There was something in the news the other day about plans to eventually replace taxi drivers in Israel with self-driving vehicles. If that ever happens, it will remove a unique aspect of the Israel experience.
My taxi driver to the airport just now was secular and somewhat surly. As we left Ramat Beit Shemesh, there was no conversation. But then I noticed a gazelle by the side of the road, and commented upon it. The driver responded by telling me that his favorite animal is a honey-badger. And we were off!
Over the next thirty minutes the conversation turned from one topic to another. The amazing thing was that at each stage it was him advancing the topics, not me. Honey badgers led to Israeli wildlife, which led to discussing various animals including oryx (called re'em in Modern Hebrew), which led him to raise the topic of the re'em of the Midrash, which led to dinosaurs, which led to the antiquity of the universe, which led to Rambam, which led to the controversy over Rambam's work, which led to him mentioning the recent Israeli television series about Rambam, at which point he suddenly realized that he recognized me because he had seen me interviewed in one of the episodes, which led to discussing the ban on my books, which led to discussing charedi society.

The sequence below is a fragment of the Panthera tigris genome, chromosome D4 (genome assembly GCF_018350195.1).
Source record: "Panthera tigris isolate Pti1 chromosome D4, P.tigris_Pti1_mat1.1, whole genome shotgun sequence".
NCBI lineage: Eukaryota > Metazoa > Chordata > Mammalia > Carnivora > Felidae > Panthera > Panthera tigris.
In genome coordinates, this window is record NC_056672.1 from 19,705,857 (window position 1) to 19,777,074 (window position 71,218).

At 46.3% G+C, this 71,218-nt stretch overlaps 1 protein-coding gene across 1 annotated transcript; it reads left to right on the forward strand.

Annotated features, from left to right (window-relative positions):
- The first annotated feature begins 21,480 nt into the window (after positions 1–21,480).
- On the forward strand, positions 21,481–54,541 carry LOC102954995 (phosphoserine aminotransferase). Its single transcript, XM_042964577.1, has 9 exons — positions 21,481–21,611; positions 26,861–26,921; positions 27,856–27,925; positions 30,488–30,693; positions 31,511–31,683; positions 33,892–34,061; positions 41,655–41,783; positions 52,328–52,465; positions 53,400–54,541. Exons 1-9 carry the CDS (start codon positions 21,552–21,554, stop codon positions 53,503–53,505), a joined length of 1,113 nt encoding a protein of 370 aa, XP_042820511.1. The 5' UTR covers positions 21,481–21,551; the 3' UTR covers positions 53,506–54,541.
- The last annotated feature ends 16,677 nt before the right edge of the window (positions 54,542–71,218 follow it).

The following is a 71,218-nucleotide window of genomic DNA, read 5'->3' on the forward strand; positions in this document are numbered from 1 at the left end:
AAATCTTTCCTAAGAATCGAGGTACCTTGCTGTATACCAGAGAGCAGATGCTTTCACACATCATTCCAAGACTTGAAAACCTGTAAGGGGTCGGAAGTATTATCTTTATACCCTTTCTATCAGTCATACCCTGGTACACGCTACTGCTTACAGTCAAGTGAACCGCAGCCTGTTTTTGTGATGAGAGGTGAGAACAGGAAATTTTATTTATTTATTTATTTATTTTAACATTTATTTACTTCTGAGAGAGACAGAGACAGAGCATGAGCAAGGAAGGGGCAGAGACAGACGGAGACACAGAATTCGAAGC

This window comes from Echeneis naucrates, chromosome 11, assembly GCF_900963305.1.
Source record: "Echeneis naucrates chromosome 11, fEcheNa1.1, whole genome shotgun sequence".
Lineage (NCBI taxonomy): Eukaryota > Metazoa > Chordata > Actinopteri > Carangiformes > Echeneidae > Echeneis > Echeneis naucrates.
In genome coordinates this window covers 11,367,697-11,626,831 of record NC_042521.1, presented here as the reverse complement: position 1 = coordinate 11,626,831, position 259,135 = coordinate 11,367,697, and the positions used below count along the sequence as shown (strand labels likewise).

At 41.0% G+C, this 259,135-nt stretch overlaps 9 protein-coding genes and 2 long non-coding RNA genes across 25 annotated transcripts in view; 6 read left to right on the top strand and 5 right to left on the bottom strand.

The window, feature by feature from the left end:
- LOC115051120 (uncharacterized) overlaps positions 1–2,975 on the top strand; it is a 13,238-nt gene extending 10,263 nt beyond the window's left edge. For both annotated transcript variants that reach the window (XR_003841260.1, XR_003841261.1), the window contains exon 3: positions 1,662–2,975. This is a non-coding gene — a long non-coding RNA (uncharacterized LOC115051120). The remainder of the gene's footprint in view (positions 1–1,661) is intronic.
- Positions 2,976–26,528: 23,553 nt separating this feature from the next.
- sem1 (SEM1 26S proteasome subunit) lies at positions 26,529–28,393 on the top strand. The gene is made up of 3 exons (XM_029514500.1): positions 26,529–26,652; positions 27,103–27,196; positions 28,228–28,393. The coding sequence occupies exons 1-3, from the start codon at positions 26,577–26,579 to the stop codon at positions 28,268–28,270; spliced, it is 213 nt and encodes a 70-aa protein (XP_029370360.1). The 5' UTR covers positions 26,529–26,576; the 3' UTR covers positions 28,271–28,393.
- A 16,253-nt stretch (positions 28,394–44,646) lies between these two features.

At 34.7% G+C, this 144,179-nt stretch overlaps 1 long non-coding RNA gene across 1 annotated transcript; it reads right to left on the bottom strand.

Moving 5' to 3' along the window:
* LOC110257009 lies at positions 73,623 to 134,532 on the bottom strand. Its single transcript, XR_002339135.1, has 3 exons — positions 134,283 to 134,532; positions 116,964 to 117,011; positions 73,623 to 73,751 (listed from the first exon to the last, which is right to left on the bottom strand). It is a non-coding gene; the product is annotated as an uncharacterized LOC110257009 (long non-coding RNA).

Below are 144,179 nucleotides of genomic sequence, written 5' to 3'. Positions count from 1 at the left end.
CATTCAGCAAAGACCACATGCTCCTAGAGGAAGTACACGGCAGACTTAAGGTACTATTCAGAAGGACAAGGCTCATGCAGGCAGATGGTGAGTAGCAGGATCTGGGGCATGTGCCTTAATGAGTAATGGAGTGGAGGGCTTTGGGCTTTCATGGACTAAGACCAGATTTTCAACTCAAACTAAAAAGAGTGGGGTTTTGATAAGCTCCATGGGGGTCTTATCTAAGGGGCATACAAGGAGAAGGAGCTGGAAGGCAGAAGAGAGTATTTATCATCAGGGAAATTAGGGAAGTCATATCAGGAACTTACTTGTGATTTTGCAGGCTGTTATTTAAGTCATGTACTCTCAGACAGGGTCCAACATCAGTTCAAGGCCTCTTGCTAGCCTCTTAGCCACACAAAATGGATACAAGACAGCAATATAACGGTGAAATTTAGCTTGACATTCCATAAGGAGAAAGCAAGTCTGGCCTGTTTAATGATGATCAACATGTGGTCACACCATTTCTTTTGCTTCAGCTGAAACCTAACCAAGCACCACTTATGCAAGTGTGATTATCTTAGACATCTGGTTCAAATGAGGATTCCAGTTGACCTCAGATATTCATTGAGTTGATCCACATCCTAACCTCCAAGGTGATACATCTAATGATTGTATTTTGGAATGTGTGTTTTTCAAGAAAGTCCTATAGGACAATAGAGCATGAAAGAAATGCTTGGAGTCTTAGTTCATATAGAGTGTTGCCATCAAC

Anyway, as we approached the airport, he told me something fascinating, which I'd like to share with you. He mentioned that he had heard an interview with a secular Israeli scientist discussing why religious Jews and especially charedim live longer than secular Jews. Apparently the explanation given was that in secular society, when people get old, they don't have so much to live for. But in religious and especially charedi society, the old are venerated for their wisdom, and they therefore find greater meaning and satisfaction in life, which helps them live longer.
Would I get such a discussion with a self-driving car? No I would not!